What's Wrong with Healthcare?

Thinking inside and outside of the healthcare box. After 41 years of family practice, what's happened to Canada's healthcare system?

Friday, January 27, 2006

A Basic Health Care Package.

I think the Oregon Project must have shut down any incentive to come up with a basic health care safety net. The project of course gets its name from an attempt to arrive at a basic package the government would cover. As I recall there was so much infighting by self interest and special interest groups that the top 100 priorities could not be established. In Canada I think the process could be simplified and would work. A federal body would look at what is at present covered by the various provinces, and put together a basic package that is a composite of the various plans. This package would be covered by all provincial governments and recognized by the federal government. These procedures would be considered “medically necessary” and meet the stipulation of the Canada Health Act. It would also be reviewed by an expert body on a regular basis for inclusions and deletions.
I believe that another category would be needed----a grey area. These procedures would be comprised of medical treatments and procedures that had not yet been shown to be warranted and old procedures that may be falling into disrepute, but the public may still wish them. It may also included procedures that the designated federal body did not deem to be “medically necessary” according to the terms of the Canada Health Act. It may include chiropractic, naturopathic, and other treatments, and would be optional. If patients wished some or all of these optional treatments, they could be covered through various packages paid for by premiums. This could be government covered and/or insurance company covered. The important thing is that each one of us would have a menu of coverage to choose from above the basic plan. An empiric exemption could be made for people below a certain income i.e. they would be given $150.oo a month credit (as a premium) to choose their specific needs. This would not be unlike packages offered by some companies in which one can pick certain perks up to a set value.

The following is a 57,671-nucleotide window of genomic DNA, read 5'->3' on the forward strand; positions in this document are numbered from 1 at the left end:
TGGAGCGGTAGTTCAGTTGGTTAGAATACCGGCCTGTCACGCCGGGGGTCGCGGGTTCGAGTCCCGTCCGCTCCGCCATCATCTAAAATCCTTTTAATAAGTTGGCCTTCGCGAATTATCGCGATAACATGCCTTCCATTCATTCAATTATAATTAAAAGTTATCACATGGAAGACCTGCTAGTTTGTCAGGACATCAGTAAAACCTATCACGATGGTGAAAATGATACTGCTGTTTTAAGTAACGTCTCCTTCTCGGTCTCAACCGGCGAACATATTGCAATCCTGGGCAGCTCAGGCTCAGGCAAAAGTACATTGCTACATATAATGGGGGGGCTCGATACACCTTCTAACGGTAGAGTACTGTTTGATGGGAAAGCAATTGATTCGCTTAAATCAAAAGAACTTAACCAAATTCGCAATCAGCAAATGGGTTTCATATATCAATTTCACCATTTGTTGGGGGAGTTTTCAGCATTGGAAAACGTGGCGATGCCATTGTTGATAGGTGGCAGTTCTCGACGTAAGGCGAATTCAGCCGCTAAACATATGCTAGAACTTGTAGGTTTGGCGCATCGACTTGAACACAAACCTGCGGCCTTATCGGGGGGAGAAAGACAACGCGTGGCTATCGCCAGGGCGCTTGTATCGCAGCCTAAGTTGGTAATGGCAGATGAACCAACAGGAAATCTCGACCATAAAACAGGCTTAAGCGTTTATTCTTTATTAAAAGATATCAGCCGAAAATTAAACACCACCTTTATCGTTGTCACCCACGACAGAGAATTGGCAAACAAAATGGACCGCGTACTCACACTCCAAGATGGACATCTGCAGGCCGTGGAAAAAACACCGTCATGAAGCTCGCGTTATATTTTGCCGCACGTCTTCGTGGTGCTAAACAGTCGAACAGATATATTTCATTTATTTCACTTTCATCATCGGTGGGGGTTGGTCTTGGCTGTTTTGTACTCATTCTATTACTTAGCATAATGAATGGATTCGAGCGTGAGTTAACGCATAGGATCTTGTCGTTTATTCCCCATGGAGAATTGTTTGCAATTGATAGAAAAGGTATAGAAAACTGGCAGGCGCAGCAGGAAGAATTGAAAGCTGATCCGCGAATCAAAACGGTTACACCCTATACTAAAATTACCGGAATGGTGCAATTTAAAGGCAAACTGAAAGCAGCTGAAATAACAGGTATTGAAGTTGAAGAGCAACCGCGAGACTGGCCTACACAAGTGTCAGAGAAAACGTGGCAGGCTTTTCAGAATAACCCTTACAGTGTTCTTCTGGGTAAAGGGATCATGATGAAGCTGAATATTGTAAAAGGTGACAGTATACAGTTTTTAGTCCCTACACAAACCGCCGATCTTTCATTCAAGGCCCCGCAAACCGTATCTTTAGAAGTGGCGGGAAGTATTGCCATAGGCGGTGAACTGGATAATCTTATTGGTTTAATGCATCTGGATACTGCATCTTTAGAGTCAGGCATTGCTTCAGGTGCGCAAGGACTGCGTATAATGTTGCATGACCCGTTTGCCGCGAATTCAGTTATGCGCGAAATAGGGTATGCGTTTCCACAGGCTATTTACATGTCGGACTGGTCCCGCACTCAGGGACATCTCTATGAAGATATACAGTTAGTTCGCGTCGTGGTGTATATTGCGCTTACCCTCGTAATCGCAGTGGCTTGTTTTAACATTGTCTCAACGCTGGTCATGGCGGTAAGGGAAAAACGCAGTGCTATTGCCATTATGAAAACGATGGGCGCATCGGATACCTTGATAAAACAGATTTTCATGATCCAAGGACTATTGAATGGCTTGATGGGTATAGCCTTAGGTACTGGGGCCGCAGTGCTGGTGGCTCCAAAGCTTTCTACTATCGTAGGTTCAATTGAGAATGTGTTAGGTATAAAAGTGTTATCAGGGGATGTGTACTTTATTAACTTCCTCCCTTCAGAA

There would need to be a federal body similar to Canada Food and Drug that reviews the basic package every two to three years to ensure that it meets the criteria of the Canada health Act. Treatments would move into the premium side and out of the premium side from year to year or on some other timely basis and people would review their coverage accordingly.
Probably, there should be exempted groups of people. We already have dozens of people within our society who require physicians statements to advocate on their behalf for special consideration e.g. workman’s compensation, palliative care pharmacy program, notes for school athletic programs, sick notes, handicapped parking---- the list goes on and on. Why not have physician-designated authorizations for premium coverage for our chronically ill and frail elderly?
I’m not saying the above scenario is the only scenario, but it does involve participation on the part of patients to some degree (cost and choice), and it deals with the issue of what should be covered in a taxpayer funded universal health care system. To my mind there must be involvement of the people most impacted by any government program. The federal government long gun registry ---billions, and still dysfunctional, the cattleman’s cow registry------1% of the gun registry cost, and it is working smoothly.
Before I leave today I must take note of the comments of Mr. Jack Davis, our Calgary Health Region C.E.O. While commenting in today’s herald on bed shortages, he stated something to the effect that the Holy Cross and General Hospitals were costly to maintain and therefore needed to be replaced with new hospitals. But how many of us blow up the home we are living in today without having arranged, in advance, someplace for us to live tomorrow? This leads into the next point for discussion, “when considering cost effectiveness, look at the impact of the change on our most vulnerable before enacting the change”.


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